Skip to main content
Article
What We Mean by Scope and Methods: A Survey of Undergraduate Scope and Methods Courses
PS: Political Science & Politics (2009)
  • Charles C. Turner
  • Cameron G. Thies, University of Iowa
Abstract

Self-reflective political scientists have extensively reviewed the history of the discipline and argued over its future, but to date there has been little effort to systematically survey undergraduate scope and methods courses (for an exception see Thies and Hogan 2005). This lack of data leaves the discipline unable to assess how much we are teaching undergraduates about the scope of political science or, indeed, what we mean by the scope of the discipline. Similarly, though there have been many battles waged over the appropriateness of various methodologies, it is not clear how much of this discussion, or how many of these methods, make it into the undergraduate classroom. Survey results from a nation-wide sample of political science departments indicate that most departments require a scope and methods course of their majors and that, while there is a great deal of variety in topics covered, some common themes exist and some common assignments are used.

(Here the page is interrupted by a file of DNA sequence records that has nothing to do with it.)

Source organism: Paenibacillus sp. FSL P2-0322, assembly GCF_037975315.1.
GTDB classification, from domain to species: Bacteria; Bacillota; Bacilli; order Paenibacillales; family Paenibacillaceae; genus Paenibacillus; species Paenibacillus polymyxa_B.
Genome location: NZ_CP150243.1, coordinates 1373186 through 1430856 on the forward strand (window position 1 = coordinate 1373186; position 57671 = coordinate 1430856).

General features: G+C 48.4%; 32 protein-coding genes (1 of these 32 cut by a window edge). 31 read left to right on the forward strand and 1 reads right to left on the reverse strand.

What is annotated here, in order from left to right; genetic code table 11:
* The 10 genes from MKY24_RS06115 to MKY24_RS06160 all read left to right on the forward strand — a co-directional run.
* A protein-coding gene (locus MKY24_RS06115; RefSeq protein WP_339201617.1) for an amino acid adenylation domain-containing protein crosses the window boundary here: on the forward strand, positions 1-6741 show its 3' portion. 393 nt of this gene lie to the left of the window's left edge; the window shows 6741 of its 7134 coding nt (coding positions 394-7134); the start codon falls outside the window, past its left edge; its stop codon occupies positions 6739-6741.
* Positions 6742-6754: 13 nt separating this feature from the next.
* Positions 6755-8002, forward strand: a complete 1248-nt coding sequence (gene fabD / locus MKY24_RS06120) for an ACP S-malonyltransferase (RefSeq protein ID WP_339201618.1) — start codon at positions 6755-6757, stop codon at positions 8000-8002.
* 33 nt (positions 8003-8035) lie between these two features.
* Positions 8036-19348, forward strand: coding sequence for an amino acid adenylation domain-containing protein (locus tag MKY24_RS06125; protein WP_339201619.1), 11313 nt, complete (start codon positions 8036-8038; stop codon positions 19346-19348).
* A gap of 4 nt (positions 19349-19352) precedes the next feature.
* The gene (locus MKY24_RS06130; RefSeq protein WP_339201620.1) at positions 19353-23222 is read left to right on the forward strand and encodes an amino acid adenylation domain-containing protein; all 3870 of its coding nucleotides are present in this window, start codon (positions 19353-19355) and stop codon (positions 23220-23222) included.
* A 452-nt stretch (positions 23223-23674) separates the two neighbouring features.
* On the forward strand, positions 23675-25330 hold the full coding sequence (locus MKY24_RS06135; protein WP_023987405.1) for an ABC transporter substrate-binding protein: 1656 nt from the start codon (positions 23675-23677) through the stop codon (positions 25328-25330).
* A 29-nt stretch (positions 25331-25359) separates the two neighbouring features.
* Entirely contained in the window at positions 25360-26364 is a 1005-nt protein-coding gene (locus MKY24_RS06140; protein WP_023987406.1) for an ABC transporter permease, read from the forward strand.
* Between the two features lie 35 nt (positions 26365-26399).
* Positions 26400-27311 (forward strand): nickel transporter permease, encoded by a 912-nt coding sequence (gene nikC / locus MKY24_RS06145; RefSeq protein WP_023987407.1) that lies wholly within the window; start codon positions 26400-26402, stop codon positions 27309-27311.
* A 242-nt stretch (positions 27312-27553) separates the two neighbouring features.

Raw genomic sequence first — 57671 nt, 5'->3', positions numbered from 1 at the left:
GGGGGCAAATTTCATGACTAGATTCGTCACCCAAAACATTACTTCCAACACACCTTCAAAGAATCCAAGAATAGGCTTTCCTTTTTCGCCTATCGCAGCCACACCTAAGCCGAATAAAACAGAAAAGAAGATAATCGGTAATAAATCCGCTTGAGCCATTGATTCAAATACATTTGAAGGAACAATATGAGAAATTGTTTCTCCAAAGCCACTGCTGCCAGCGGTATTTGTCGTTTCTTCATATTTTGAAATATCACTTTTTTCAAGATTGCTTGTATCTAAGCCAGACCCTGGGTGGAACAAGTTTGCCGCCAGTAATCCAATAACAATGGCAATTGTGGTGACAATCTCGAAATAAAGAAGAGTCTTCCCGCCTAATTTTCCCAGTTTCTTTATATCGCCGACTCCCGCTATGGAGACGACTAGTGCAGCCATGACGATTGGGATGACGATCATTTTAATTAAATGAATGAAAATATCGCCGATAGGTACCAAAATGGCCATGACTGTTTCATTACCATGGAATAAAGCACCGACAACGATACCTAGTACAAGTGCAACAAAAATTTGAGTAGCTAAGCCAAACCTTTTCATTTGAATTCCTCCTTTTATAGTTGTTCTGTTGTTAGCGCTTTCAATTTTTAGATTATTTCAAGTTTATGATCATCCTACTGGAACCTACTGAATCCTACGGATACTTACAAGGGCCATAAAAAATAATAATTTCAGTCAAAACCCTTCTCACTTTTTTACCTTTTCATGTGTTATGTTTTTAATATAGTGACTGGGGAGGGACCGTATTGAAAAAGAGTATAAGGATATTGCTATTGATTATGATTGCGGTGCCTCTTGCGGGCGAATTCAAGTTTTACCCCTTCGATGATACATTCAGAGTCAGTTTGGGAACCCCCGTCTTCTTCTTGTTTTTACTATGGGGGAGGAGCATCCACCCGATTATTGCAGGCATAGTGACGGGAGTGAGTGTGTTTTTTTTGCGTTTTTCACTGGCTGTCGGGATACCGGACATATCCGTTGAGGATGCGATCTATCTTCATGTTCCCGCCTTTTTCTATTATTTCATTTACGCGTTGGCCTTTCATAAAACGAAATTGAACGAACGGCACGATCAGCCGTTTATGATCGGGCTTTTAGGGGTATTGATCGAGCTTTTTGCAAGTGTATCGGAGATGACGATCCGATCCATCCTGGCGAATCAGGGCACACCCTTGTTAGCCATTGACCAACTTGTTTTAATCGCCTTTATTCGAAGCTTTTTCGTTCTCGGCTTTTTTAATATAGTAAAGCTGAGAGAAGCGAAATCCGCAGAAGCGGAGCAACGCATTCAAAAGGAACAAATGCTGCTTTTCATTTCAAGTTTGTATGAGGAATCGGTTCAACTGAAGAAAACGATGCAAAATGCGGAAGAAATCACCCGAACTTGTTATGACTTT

Disciplines
Publication Date
April, 2009
Citation Information
Charles C. Turner and Cameron G. Thies. "What We Mean by Scope and Methods: A Survey of Undergraduate Scope and Methods Courses" PS: Political Science & Politics Vol. 42 Iss. 2 (2009)
Available at: http://works.bepress.com/cameron_thies/21/